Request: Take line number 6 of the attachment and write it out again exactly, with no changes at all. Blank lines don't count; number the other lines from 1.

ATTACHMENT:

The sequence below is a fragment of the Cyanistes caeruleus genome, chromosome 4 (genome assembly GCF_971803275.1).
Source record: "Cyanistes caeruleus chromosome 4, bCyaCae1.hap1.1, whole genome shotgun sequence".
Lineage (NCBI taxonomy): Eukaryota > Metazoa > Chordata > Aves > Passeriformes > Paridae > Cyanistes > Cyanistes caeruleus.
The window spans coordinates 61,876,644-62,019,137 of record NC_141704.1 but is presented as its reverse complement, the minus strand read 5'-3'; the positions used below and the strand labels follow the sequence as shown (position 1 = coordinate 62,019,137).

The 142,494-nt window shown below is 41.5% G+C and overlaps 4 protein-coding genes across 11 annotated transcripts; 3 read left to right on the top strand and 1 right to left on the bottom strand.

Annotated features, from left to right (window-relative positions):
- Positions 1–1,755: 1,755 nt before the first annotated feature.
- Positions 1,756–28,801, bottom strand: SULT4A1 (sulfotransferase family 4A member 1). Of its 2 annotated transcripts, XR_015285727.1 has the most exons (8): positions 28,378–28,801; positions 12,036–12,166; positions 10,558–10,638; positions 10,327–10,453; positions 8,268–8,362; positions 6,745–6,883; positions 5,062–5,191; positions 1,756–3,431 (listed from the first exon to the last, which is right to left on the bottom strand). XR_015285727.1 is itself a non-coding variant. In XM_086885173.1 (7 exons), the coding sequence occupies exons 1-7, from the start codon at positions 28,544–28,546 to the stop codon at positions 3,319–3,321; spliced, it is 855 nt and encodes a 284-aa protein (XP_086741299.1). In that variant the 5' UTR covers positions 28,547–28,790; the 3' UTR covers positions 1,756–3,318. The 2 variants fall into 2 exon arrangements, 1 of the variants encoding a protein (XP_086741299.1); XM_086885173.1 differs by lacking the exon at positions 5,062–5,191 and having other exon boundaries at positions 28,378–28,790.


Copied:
Annotated features, from left to right (window-relative positions):